January 30, 2009
A national panel of insurance regulators yesterday voted down a plan that would have propped up life insurers by allowing them to operate with thinner financial cushions.
The life insurance industry had pleaded for the relief, saying some companies need help urgently to weather the economic crisis.
Opponents said the plan would have weakened insurers’ ability to keep promises to policyholders and would have made it harder for consumers to know how much confidence to have in any individual insurer.
“This will pull the wool over the eyes of millions of Americans,” J. Robert Hunter, a former regulator who now focuses on insurance issues for the Consumer Federation of America, said at a hearing Tuesday on the proposals that comprised the plan.
Read Article: Washington Post
Labor, riding high after quick wins with President Barack Obama, faces the harsh reality that the Democratic-controlled Congress will not find it easy to push more fiercely contested legislation to improve the status of workers or the unions trying to organize them.
Obama on Friday issued executive orders that union officials say will undo Bush administration policies favoring employers. Among the orders, federal contractors would be required to offer jobs to current workers when contracts change, and they would be prevented from receiving reimbursement for expenses meant to influence worker decisions on joining unions or engaging in collective bargaining.
A day earlier, the new president signed the first bill of his administration, the Lilly Ledbetter Fair Pay Act, which allows more leeway for women and others seeking justice over pay discrimination.
Read Article: San Diego Union Tribune
The battle will continue over $300 million that Sprint Nextel charged customers who prematurely canceled their calling contracts.
A California judge issued a new ruling this week ordering a new trial in the class-action case. The former Sprint customers were challenging the company’s ability to charge so-called early-termination fees of as much as $200 each if they scrapped service before the expiration of their calling contract. Sprint is challenging the new ruling.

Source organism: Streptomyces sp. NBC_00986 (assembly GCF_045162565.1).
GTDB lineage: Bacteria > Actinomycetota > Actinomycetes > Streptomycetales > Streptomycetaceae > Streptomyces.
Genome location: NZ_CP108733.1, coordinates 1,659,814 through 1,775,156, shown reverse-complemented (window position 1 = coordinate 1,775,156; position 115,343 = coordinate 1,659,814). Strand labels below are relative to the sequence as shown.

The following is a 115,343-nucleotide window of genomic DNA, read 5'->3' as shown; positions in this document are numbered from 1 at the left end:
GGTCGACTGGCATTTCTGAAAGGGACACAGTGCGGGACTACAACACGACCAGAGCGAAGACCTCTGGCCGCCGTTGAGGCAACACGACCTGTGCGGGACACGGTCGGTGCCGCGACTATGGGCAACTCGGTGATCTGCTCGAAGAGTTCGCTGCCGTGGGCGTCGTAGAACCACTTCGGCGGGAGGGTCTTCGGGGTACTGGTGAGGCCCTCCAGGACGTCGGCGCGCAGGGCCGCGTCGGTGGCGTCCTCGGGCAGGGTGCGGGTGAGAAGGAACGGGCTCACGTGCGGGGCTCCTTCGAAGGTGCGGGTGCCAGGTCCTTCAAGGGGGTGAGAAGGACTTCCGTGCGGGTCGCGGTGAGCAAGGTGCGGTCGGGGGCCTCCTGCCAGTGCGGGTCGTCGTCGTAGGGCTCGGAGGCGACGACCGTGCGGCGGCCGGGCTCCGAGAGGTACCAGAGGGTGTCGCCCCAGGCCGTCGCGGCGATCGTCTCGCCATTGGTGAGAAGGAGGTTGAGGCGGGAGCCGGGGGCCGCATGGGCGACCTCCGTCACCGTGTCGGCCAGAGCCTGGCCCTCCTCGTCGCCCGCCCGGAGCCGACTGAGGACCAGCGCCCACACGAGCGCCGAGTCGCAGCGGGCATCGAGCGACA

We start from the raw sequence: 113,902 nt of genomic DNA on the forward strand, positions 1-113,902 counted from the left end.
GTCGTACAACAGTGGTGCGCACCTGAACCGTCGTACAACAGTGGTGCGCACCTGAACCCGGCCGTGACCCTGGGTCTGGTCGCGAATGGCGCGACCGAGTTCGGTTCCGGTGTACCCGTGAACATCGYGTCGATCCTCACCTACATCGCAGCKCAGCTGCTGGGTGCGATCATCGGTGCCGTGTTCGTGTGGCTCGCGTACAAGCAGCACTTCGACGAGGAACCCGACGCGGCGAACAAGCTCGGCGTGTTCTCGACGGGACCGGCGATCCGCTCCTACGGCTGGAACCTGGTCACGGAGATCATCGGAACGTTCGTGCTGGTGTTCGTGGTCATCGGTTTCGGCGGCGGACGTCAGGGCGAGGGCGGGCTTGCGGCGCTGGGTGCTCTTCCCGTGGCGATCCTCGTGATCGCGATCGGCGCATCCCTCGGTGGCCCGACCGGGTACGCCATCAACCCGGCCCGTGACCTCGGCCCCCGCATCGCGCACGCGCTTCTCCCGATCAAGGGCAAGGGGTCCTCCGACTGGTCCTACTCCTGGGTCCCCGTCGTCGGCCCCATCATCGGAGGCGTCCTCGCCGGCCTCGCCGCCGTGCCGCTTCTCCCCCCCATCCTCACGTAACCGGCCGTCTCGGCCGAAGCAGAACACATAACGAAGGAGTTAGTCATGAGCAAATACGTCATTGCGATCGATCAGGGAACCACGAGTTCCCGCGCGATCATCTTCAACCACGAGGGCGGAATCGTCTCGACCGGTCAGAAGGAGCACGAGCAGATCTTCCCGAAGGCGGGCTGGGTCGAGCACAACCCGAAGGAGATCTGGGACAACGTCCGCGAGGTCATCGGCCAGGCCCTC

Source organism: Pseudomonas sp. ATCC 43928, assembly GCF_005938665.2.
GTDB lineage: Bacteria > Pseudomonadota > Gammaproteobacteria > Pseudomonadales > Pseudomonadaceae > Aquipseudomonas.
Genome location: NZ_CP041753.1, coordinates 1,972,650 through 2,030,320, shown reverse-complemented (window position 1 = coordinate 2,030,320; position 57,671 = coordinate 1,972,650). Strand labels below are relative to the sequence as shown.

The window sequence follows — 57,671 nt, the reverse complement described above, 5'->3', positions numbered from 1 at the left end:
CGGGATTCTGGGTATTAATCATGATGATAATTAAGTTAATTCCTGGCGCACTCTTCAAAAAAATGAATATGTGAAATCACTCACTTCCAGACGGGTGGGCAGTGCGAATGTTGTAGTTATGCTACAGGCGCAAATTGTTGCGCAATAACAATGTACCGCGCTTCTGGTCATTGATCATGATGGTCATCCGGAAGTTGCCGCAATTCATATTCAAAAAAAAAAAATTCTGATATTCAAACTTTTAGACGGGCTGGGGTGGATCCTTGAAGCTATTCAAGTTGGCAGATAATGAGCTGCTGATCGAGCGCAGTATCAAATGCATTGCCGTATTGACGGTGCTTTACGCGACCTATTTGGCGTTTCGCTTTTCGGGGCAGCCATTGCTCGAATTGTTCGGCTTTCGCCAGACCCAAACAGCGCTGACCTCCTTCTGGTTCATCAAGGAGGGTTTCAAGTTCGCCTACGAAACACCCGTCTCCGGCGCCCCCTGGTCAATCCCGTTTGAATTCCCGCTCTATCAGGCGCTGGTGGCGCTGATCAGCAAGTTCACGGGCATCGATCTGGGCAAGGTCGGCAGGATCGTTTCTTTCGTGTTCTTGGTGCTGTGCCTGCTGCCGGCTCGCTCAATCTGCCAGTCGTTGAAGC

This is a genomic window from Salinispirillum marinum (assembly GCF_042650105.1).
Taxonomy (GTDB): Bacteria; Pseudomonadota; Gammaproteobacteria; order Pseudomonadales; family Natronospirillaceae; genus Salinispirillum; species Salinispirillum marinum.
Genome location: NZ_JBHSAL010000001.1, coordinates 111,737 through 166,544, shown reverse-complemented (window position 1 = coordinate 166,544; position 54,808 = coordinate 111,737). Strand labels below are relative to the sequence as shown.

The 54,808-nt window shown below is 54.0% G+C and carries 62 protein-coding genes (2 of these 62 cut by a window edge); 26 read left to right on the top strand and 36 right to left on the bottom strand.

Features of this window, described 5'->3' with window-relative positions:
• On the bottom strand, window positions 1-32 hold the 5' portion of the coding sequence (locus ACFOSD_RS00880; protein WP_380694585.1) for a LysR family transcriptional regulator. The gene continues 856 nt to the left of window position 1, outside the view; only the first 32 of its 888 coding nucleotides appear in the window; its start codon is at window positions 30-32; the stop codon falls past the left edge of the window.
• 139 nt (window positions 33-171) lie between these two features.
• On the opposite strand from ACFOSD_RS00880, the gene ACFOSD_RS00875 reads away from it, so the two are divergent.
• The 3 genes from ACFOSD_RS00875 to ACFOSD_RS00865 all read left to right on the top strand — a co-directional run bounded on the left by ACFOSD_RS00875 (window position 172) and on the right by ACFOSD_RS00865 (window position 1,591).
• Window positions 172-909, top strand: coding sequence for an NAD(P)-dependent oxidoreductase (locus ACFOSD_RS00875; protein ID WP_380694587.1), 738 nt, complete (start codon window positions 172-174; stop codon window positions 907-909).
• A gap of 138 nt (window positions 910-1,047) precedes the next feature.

Cell phone companies say they resort to such fees to protect their ability to recover subsidies that allowed patrons to receive free or reduced-price phones. But customers sometimes say that the quality of service degrades long before contracts are up and that they want other options. Or they would like to sign up for better offers with other companies.
Read Article: Kansas City Star
A lawyer for a South Burlington couple whose young son was apparently sickened by contaminated peanut crackers has reinforced a lawsuit against a Georgia food processing plant that health officials say was the source of the salmonella poisoning.
Christopher Meunier, 7, was hospitalized for six days in late 2008 after he developed salmonella poisoning, said his parents, Gabrielle and Daryl Meunier. The strain of salmonella was tied to the Peanut Corp. of America, according to the federal Food and Drug Administration. The lawyer, Bill Marler, is suing the company on behalf of the Meuniers.
PCA supplied peanut butter and peanut paste to a wide variety of food companies. More than 180 peanut butter containing products produced by many companies contained ingredients from PCA and have been recalled, according to the federal Centers for Disease Control and Prevention. As of Sunday, at least 501 people in 43 states had become ill from the salmonella outbreak, the CDC said. Four of the illnesses were reported in Vermont. The outbreak has contributed to eight deaths, federal health officials said.
Read Article: Burlington Free Press
The Chicago area’s largest provider of medical care said today it has reached an agreement on providing free and discounted medical care to uninsured patients as part of a class action lawsuit it has been battling.
Advocate Health Care, which operates eight hospitals in the Chicago area, is like scores of nonprofit hospitals across the country that have been under fire over how much charity care they provide. Under the settlement, which an Advocate spokeswoman said still has to be approved by a Cook County Circuit Court judge, the hospital operator would provide charity care assistance to individuals earning up to 400 percent of the federal poverty level or $82,500 for a family of four.
Advocate has agreed to apply its existing financial assistance policy “retroactively to eligible uninsured individuals who received medically necessary services at an Advocate hospital” from Nov. 1, 2000 to present.
Read Article: Chicago Tribune
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